Serbs in Mostar

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The Serbs of Mostar, Bosnia & Herzegovina, numbered about 24,000 at the outbreak of the Bosnian War in 1992, during which a majority of them left.[citation needed] With the city's post-war division into Croat and Bosniak (Bosnian Muslim) halves, very few Serbs have returned.[citation needed] As a result, its current Serb population is generally assumed to negligible,[citation needed] despite the fact that the last census was conducted in 1991.

History[edit]

Vidovdan slaughter[edit]

Mostar was part of the Nazi puppet state known as the Independent State of Croatia (Croatian: Neovisna Država Hrvatska; Serbian: Независна Држава Хрватска or Nezavisna Država Hrvatska), along with the rest of Bosnia and Herzegovina. The Ustasha fascist government was led by Ante Pavelić in Zagreb, and its view of Serbs was akin to the Nazi German view of Jews. The persecution of the town's Serbs began in the summer of 1941. The events of June 24–28, 1941 are known by Serbs as the Vidovdan (St. Vitus' day) slaughter (Serbian: Видовдански Покољ or Vidovdanski pokolj), as June 28 is St. Vitus' day in the Serb Orthodox calendar.

Mass arrests of town's Serbs by the Ustashas began on the afternoon of June 24, 1941. The most prominent Serb traders, teachers, and priests of the Serb Orthodox Church were among those arrested. Some were killed the following night, while some were thrown into caverns. Almost thirty of Mostar's Serb citizens were thrown into a cavern above the village of Čitluk, about 10 km from the town.[1][2][3]

Culture[edit]

Serb singing society "Gusle"[edit]

The Serb singing society "Gusle" was founded on December 18, 1888 in Mostar. There were 50 founding members, with Jovo R. Šola (Јово Р. Шола) chosen as the first president of the society.

Zora[edit]

Zora was a Serb literary magazine founded in 1896, central to Mostar's reputation as a centre of culture. Its full name was Zora: Časopis za zabavu, pokuku i kulturu (Зора: Часопис за забаву, поуку и књижевност).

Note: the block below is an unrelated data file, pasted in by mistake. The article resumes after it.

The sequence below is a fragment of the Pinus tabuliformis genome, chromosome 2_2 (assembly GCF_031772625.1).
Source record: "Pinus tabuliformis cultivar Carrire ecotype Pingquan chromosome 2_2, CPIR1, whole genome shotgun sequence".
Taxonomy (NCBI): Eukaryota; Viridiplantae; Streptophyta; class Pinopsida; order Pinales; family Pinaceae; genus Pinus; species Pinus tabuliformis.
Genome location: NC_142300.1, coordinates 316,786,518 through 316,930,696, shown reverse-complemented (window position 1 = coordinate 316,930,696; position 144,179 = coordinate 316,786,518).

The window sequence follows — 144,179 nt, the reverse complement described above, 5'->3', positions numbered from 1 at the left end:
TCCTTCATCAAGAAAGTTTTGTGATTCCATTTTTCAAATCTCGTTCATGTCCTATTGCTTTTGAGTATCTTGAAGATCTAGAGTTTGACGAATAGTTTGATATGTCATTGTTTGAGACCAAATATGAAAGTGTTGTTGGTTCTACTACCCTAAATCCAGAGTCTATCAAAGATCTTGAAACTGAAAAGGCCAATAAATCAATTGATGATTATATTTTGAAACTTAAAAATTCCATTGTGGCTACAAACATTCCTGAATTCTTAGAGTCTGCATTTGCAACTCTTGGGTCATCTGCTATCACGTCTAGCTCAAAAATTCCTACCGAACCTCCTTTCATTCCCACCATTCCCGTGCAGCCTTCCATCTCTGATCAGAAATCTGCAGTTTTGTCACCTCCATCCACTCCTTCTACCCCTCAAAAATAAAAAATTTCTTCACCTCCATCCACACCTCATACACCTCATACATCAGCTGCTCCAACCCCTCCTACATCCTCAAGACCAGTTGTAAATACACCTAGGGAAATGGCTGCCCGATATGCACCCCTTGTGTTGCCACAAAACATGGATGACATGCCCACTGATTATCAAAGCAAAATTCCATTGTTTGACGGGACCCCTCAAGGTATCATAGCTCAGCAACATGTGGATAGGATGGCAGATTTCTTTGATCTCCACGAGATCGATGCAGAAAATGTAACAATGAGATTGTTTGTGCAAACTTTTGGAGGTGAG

Churches[edit]

During the Bosnian War of 1992-95, the Serb Orthodox Cathedral of the Holy Trinity (Serbian: Саборна црква Св. Тројице) and the Church of the Birth of the Most Holy Virgin (Serbian: Црква Рођења Пресвете Богородице), both dating to the mid-19th century, were demolished by the Croatian Defence Forces.[4][5] The cathedral was also known as the New Orthodox Church (Serbian: Нова православна црква), while the latter was known as the Old Orthodox Church (Serbian: Стара православна црква). According to the Chairman of the Council of Ministers of Bosnia and Herzegovina, Nikola Špirić, the reconstruction of the cathedral is due to begin in Spring 2008, and will be partially funded by Prince Charles.[6]

In early 2008, the city administration promised to set aside 100,000 convertible marks (about 50,000 euros) for the reconstruction of the cathedral, and the Ministry of Culture of the Federation of Bosnia and Herzegovina entity pledged 200,000 convertible marks (about 100,000 euros), while a local attorney, Faruk Ćupina (a Bosnian Muslim), was the first private citizen to donate any money - 10,000 convertible marks (about 5,000 euros). The estimated total cost of the project is 15 million convertible marks (about 7.5 million euros).[7][8][9]

Notable people[edit]

See also[edit]

External links[edit]

References[edit]